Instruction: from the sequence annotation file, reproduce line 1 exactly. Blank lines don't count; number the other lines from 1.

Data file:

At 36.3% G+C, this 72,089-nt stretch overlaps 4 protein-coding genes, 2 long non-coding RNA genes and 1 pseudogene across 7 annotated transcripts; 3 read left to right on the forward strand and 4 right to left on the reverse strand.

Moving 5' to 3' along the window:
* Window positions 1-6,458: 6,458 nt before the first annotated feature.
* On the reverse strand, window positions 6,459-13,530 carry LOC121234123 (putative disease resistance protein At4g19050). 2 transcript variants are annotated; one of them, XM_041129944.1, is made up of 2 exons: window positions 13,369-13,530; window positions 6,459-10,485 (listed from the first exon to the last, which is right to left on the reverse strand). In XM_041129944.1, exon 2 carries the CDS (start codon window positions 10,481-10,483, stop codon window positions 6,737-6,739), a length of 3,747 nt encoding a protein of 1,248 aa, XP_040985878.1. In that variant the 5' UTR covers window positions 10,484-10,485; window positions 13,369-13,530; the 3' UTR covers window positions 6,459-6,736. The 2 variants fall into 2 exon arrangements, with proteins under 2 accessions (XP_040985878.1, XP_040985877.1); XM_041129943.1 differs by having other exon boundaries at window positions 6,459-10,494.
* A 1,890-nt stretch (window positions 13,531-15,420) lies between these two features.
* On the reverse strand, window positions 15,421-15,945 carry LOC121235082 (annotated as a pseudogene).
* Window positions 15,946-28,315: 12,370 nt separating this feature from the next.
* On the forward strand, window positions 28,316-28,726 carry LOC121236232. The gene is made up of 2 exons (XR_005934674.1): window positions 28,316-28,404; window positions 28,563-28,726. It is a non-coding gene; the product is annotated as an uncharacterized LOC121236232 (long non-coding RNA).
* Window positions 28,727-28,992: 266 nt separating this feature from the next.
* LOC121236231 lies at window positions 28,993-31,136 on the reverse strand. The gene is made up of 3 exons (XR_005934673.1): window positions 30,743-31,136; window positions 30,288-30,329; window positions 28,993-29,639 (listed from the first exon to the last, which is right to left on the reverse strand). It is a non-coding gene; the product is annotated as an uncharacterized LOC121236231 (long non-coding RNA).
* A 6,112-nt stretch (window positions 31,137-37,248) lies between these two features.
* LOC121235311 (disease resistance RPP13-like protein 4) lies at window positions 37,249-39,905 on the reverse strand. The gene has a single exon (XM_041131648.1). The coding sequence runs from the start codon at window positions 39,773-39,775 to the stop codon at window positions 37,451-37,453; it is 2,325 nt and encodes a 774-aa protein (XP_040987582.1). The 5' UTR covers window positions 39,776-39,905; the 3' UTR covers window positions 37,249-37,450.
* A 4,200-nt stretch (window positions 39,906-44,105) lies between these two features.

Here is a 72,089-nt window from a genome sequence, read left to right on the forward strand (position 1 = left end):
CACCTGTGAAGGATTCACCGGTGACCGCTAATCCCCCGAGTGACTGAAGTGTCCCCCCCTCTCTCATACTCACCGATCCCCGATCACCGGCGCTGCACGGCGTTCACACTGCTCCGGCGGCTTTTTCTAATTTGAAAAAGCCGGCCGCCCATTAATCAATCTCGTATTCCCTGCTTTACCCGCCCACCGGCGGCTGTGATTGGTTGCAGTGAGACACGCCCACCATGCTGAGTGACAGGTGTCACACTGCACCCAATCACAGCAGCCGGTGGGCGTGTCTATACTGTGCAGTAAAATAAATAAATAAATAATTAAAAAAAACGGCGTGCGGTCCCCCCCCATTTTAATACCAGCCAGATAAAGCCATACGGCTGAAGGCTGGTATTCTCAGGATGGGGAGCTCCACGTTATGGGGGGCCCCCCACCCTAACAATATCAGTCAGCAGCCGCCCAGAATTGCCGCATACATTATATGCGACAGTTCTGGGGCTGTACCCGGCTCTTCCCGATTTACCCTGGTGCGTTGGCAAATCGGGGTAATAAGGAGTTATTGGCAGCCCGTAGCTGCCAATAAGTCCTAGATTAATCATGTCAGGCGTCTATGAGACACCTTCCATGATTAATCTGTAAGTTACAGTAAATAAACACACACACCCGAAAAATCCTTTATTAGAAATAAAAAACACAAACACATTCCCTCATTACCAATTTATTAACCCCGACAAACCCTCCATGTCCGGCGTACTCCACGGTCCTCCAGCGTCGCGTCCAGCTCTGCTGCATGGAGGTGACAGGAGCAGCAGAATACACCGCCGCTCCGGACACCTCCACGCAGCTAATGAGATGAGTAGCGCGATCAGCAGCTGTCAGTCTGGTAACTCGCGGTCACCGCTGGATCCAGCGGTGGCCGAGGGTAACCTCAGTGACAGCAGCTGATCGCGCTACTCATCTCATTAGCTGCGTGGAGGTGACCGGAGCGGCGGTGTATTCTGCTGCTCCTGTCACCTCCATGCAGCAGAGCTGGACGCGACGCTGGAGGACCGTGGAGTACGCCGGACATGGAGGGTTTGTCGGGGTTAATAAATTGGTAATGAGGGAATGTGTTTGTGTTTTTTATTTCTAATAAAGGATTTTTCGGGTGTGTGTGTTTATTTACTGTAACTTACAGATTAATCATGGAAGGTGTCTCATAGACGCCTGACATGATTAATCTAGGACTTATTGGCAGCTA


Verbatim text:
At 36.3% G+C, this 72,089-nt stretch overlaps 4 protein-coding genes, 2 long non-coding RNA genes and 1 pseudogene across 7 annotated transcripts; 3 read left to right on the forward strand and 4 right to left on the reverse strand.